‘They are the kids that God gave me’: Libia finds family in the U.S. after long journey from Venezuela
Pueden encontrar la versión en español aquí.
Tens of thousands of Venezuelan migrants have arrived in Denver over the past year, escaping violence and instability and looking for economic opportunities.
Some are settling in rural communities like the Roaring Fork Valley, where over a hundred migrants have arrived in recent months. A few of those newcomers have elected to represent the group when meeting with community stakeholders, including Libia.
She recently spoke with reporters Halle Zander and Eleanor Bennett about fleeing Venezuela, walking to the U.S., and caring for her newfound family.
This is the second story in a series of three audio postcards and includes a story of kidnapping and murder, which may not be suitable for all listeners.
Libia spoke in Spanish through interpreters with Convey Language Solutions. Her story below was edited for clarity and length and then re-recorded in English by Claudia Pawl. The audio postcard was produced by Halle Zander.
Libia: In Venezuela, I belonged to the military forces. When you do the military service, they teach you to protect the people, not to harm the people, so I refused to do certain things. They wanted me to shoot people, to kill human beings. “No,” I said. “That is not accepted by God. God can forgive a lot but not taking another life.” So I refused. I escaped.
The Tren de Aragua organization came to get me, and my sister hid me in a farm while she was selling the house and all that. I ran to Colombia, then to Peru. And when I got to Peru, that organization arrived in Peru. So I called my nephew, who was in Chile, and I asked him to come with me and see what we could do.
So I saw on YouTube that people were crossing the jungle, Darién jungle, to come to the U.S. So I walked with my nephew, and we got to the border with Peru and Ecuador. When I arrived, there were some men that knew me, so I crossed to Ecuador [and] Colombia. I stayed five days in the jungle and after crossing the jungle with my nephew, his wife, and another guy, the Panamanian militarists took us in trucks, in different trucks, and separated us.
I didn't see my nephew anymore, and I walked 21 kilometers to a church. When I got to the church, my brother sent me $40, and I continued with the little I was able to save. I got to Guatemala. I was there [for] about three months trying to get some money because Guatemala is the last place where you can get help before getting to Mexico, because Mexico is very difficult.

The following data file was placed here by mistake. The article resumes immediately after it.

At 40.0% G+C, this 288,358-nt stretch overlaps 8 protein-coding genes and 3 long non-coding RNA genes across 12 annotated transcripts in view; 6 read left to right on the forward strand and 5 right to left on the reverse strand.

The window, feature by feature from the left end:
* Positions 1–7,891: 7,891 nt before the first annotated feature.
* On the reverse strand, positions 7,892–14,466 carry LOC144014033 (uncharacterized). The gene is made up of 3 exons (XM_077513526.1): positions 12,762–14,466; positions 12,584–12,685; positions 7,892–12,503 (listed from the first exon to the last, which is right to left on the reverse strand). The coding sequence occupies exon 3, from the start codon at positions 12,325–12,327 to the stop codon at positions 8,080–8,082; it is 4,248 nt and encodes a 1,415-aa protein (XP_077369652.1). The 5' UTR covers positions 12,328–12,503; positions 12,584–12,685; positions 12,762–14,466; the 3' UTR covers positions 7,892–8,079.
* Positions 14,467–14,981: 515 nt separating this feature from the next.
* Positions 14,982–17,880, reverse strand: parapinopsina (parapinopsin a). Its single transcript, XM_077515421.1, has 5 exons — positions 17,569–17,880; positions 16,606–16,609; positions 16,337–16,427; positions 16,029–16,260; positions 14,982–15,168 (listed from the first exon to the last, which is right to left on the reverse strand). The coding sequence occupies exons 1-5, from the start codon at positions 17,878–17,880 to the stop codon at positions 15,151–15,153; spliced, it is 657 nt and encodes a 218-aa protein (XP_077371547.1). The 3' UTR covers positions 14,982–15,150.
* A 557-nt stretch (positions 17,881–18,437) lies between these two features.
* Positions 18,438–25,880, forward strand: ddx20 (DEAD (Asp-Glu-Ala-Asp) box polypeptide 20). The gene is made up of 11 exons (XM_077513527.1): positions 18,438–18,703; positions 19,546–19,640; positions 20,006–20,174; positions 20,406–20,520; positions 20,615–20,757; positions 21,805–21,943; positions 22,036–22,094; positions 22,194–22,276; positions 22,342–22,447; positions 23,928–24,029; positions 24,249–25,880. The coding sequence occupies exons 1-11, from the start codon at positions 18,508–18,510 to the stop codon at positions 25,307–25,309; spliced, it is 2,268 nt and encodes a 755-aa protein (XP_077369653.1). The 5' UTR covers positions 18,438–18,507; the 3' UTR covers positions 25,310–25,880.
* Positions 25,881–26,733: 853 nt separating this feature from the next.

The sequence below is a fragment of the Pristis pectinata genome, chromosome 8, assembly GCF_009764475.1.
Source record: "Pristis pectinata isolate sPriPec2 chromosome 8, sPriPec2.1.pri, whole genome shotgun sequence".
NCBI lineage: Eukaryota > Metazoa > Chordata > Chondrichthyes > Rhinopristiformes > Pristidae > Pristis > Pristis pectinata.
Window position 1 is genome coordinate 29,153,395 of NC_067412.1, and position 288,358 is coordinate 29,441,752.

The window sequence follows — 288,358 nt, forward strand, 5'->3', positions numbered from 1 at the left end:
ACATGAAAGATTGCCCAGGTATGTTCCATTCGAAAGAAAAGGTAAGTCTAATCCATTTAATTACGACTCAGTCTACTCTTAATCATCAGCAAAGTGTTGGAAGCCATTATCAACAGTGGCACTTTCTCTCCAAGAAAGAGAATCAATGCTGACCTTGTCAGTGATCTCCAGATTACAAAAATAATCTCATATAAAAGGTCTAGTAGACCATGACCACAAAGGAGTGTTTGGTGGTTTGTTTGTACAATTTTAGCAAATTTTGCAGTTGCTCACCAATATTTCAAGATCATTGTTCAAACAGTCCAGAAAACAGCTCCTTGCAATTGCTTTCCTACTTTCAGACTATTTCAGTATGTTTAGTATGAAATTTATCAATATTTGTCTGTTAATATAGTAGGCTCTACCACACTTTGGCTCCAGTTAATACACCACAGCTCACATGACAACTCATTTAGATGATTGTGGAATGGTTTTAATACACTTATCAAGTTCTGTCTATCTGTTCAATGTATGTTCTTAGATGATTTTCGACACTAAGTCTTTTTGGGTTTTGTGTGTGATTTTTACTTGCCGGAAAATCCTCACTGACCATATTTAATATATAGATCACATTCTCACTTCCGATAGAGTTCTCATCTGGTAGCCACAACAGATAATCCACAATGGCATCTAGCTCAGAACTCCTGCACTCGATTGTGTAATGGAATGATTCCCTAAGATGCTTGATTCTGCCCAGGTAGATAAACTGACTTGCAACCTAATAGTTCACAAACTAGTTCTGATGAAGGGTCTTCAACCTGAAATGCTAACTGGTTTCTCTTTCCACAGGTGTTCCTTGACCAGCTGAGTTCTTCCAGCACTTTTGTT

So I went in a caravan of 5,000 to 6,000 people walking to cross Mexico. You have to go in a group because otherwise, immigration will send you back, and starting all over again is hard. So I walked and walked, and we got to a place that is called "el basurero," the dump, where you can take the train, “the beast.”
So I got onto “the beast,” and I was there for six days. I wished I was dead. It was like torture; I had no food. People would throw food, but I was never lucky enough to get anything. We got to the capital city of Juárez. I met my nephew in Juárez, and I was so happy.
So when we got on the bus and other people arrived with guns, they stopped the bus, and suddenly we were kidnapped. So they took the phones so they could call our families, asking us to ask them to send the money. And if they could not send the money, we had to say goodbye.
I saw them kill a boy. They did it so we would see it was true, and I felt that it was going to be my death because I had no money.
So I looked at the kidnapper in the eyes, prayed to God, and I lied to him, and I told him, “I'm pregnant. Please don't kill me.” I don't know where that idea came from, but it worked. And he asked me, “How far are you in the pregnancy?” And I said, “Four months.” So a man, their boss, I don’t know, came and told them to let us go.
I was in Texas, in El Paso. The ticket from Texas to Denver was $95. We came to Denver. When we got here, I met my girlfriend that has helped me a lot. She's from Honduras, and she's the one that has supported me and helped me. And she loaned me her car and covers so I could sleep in her car. She helped me with food, and thanks to her and her kids, that has made me feel like living.
And I want to help them. They are the kids that God gave me, and every day they make me want to live and continue to fight.
I came here because in Denver I went to an emergency shelter, but it wasn't my environment. There were many sick people with drugs, and I felt unsafe.
I would like to stay here — here in Aspen, because it's quiet. It's safe, and if there is a job, I'm fine. That's what I really want to do. I want to get a job so I can help them and start to help my family in Venezuela.
Once I can work, my dream is to be a lawyer and defend people who have no money. Because in my country, there's a lot of injustice. That's what I always wanted to do since I was a kid. I miss my nephews who are there, but I want to work and help them.
Everything is expensive. We make $15 a week, and that's not enough. For example, my nephews live in a little shack, so I want to work so I can help them with a house, help them to study, to be somebody in life.
I'm not fully legal yet, but I hope I will be. Now we're all together with the kids. They call me “mom.” If you open the door, they will run and call me “mom,” and that fills me with joy and motivation.
We are all little angels. My partner is an angel. I'm an angel. And the little kids are angels, too. And we're going to support each other.
Editor's note: An earlier version of this story included Libia's last name. We have removed it upon legal advice that it may put her immigration status at risk.